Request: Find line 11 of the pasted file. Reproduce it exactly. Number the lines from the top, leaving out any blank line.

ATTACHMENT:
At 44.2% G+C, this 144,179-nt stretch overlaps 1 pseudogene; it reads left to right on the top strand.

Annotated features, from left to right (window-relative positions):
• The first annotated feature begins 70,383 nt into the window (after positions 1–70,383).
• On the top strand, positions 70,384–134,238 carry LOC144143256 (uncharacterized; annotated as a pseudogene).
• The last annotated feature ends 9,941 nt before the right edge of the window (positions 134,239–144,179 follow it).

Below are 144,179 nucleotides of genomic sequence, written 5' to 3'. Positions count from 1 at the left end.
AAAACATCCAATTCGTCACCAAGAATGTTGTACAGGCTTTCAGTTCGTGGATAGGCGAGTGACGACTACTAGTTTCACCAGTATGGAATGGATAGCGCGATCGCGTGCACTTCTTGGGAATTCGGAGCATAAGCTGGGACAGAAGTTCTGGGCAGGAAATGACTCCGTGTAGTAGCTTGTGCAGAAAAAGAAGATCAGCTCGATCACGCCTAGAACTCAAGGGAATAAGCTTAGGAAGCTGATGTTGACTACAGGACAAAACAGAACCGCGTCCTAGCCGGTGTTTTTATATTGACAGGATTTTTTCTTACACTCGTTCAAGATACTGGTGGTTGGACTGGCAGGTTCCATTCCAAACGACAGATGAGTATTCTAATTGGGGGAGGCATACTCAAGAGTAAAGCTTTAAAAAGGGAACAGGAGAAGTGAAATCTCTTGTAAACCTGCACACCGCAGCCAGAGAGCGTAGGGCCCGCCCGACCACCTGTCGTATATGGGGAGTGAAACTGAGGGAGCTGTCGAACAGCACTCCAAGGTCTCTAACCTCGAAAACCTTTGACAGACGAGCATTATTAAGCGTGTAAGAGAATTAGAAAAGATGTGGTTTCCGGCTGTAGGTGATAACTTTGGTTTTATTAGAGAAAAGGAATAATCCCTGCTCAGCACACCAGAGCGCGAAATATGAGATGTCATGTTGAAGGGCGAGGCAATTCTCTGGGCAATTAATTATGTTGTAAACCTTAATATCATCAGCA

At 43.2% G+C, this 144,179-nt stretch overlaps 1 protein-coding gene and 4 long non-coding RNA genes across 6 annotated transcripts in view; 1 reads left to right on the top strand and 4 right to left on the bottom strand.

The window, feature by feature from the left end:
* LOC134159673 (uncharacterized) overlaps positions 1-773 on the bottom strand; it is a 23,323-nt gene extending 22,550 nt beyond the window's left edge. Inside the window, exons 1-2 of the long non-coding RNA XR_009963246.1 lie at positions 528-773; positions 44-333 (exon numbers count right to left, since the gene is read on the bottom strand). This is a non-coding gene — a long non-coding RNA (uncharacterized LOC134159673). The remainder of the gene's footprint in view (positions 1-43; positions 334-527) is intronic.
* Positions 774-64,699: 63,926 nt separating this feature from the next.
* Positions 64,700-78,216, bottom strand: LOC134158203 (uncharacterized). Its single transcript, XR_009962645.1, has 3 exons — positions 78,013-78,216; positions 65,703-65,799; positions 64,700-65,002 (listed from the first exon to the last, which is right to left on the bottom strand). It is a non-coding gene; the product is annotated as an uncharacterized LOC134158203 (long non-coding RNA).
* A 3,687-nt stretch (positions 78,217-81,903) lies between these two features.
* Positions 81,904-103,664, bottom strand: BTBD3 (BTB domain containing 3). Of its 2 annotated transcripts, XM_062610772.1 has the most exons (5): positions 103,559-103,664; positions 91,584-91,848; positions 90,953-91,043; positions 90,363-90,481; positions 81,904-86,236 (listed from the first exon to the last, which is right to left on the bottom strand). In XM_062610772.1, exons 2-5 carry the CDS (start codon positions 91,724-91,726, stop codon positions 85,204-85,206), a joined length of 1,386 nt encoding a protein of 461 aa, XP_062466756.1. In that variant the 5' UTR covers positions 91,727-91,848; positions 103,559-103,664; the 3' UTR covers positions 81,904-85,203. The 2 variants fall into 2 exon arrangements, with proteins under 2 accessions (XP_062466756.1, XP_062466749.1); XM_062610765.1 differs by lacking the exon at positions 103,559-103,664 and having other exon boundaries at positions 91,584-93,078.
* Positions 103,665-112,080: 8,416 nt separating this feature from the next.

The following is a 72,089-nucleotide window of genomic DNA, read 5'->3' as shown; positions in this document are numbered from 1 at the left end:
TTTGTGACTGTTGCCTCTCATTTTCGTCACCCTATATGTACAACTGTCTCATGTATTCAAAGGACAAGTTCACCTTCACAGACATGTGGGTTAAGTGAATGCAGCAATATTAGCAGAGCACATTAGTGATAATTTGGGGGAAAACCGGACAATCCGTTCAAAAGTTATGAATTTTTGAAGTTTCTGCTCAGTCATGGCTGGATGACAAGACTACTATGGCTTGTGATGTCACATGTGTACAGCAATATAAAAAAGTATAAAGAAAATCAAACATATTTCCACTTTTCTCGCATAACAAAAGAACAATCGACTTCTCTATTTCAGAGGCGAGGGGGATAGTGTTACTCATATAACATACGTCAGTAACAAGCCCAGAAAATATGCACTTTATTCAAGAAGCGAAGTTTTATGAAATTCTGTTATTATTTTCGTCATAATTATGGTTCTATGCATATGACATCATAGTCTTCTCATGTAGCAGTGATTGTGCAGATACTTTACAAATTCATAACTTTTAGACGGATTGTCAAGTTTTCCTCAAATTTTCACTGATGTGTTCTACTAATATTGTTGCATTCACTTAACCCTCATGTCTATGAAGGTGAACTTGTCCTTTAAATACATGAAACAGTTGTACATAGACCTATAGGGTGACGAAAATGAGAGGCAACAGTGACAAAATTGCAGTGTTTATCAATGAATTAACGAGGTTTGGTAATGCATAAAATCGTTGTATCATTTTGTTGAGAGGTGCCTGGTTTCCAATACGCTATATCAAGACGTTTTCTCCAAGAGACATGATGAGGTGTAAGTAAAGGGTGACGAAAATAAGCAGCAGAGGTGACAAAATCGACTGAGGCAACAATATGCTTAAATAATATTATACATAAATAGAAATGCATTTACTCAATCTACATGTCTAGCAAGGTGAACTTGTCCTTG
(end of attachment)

* Positions 774-64,699: 63,926 nt separating this feature from the next.